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The potential of sedimentary ancient DNA to reconstruct past ocean ecosystems


Armbrecht, LH, The potential of sedimentary ancient DNA to reconstruct past ocean ecosystems, Oceanography, 33, (2) pp. 116-123. ISSN 1042-8275 (2020) [Refereed Article]

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This is an open access article made available under the terms of the Creative Commons Attribution 4.0 International (CC BY 4.0) License

DOI: doi:10.5670/oceanog.2020.211


Sedimentary ancient DNA (sedaDNA) offers a novel approach to investigating past marine ecosystems—from the smallest bacteria to phytoplankton and their predators—over geological timescales. Knowledge about such paleo-food webs can provide broad-scale biological context to paleoceanographic and environmental reconstructions. However, the field of marine sedaDNA research is still in its infancy; community reconstructions are complicated by the minuscule amounts of ancient DNA preserved in the sediments. Consequently, the identification of most prokaryotes and eukaryotes in sedaDNA is difficult, and sedaDNA sampling, extraction, and analysis require optimized procedures and rigorous contamination control to ensure that the sedaDNA signal is authentic and not overridden by modern environmental DNA. This article describes some of the latest developments in marine sedaDNA research, including the use of metagenomics to study past marine food webs, and new experimental and computational techniques to maximize taxonomic resolution, particularly that of eukaryotes. An example of bioinformatic techniques designed to increase taxonomic insight is presented, demonstrating the breadth of paleogenetic signals that could be extracted from marine sediments. With ongoing improvements in genetic reference databases, sedaDNA extraction techniques, species-specific enrichment approaches, and computational tools, marine sedaDNA will continue to improve our understanding of how marine ecosystems evolved in concert with changing environmental conditions.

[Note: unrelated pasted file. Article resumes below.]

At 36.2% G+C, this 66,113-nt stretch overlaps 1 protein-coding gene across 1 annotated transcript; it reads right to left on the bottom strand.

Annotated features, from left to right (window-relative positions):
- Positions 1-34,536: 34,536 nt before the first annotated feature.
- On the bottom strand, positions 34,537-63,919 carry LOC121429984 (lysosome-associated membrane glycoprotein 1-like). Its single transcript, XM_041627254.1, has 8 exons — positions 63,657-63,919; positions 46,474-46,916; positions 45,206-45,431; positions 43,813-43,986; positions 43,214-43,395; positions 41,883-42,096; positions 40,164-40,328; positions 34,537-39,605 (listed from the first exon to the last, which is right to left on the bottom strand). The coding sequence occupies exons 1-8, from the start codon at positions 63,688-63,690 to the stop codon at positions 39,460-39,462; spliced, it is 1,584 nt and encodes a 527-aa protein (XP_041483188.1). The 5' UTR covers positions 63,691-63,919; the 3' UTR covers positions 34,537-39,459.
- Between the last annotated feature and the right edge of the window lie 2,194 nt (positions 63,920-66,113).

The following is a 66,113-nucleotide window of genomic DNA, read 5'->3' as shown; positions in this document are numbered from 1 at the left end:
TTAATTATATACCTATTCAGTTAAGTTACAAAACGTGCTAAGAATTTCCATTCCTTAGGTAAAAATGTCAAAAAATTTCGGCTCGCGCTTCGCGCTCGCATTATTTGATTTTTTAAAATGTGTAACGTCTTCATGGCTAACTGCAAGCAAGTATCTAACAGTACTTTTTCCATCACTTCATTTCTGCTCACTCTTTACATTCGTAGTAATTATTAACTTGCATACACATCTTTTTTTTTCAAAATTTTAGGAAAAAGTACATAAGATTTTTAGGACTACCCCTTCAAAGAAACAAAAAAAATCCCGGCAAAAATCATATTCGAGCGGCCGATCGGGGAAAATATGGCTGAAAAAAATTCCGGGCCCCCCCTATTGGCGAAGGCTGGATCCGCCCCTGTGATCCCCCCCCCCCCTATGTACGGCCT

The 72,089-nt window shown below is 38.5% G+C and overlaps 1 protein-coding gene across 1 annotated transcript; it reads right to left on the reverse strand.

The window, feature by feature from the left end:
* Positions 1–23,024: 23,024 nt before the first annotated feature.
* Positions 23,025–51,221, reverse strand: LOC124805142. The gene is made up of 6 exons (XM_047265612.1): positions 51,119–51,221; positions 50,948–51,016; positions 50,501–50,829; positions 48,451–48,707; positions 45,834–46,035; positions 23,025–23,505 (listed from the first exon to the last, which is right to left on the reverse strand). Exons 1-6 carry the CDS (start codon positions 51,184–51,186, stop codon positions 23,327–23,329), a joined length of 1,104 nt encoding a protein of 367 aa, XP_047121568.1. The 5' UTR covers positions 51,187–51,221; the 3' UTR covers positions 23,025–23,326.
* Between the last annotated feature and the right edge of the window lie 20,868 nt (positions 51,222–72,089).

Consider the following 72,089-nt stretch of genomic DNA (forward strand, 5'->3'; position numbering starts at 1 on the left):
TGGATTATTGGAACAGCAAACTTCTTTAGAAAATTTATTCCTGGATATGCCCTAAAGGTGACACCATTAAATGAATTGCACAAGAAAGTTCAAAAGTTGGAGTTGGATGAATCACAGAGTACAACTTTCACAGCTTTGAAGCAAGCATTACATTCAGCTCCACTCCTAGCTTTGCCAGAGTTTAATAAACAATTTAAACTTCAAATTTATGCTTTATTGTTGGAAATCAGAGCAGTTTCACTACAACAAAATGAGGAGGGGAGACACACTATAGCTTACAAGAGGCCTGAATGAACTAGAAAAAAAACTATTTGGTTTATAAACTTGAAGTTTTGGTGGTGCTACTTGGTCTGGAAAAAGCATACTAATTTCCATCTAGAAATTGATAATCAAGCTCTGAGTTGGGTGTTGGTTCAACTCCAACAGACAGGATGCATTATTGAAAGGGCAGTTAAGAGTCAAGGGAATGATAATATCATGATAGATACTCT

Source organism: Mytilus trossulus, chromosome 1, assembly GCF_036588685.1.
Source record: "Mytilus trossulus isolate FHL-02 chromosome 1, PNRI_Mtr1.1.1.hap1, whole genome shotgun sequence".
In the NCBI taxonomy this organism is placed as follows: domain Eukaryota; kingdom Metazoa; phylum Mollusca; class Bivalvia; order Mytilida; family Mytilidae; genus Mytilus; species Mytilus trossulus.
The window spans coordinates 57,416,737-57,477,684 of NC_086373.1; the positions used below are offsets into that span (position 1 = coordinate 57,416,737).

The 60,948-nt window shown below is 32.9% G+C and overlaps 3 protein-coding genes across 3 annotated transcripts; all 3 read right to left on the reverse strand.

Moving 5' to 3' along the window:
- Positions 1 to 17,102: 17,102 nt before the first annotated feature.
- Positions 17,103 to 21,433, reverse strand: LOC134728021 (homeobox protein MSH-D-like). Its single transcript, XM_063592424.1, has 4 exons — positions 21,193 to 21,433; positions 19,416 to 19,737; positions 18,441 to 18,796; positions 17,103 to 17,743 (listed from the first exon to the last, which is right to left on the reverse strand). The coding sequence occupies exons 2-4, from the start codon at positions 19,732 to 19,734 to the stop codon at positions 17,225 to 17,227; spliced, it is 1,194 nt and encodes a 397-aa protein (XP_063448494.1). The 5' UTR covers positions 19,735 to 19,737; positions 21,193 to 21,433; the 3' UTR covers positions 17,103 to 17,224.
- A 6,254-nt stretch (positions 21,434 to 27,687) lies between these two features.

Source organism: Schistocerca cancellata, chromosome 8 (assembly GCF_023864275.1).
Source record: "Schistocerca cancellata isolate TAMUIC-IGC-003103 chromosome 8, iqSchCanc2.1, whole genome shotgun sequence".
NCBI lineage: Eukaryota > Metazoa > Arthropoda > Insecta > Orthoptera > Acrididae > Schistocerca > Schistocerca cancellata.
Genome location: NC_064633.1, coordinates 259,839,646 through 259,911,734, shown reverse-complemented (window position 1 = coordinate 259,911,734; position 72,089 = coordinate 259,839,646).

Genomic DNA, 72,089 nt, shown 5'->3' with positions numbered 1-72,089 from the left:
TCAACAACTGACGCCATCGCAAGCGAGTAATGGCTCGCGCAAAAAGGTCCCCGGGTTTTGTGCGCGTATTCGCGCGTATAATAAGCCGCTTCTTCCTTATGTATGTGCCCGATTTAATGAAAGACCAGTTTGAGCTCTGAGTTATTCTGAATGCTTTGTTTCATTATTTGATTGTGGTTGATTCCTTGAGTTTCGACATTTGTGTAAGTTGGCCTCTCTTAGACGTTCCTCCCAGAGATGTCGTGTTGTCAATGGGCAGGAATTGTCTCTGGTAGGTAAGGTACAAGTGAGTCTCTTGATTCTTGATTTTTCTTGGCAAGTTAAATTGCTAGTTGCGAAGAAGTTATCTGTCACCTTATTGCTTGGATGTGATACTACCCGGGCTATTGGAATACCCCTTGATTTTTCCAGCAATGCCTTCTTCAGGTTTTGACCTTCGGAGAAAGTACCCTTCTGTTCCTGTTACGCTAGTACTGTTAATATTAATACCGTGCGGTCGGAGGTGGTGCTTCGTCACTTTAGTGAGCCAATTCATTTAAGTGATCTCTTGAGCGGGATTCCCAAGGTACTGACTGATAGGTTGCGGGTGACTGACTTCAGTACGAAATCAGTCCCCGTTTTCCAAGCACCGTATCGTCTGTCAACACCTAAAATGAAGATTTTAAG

Item Details

Item Type:Refereed Article
Keywords:sedimentary ancient DNA, Antarctica, phytoplankton, eukaryotes, metagenomics, hybridisation capture, authenticity
Research Division:Biological Sciences
Research Group:Genetics
Research Field:Genomics
Objective Division:Environmental Management
Objective Group:Marine systems and management
Objective Field:Marine biodiversity
UTAS Author:Armbrecht, LH (Dr Linda Armbrecht)
ID Code:146461
Year Published:2020
Web of Science® Times Cited:7
Deposited By:Ecology and Biodiversity
Deposited On:2021-09-08
Last Modified:2022-08-24
Downloads:9 View Download Statistics

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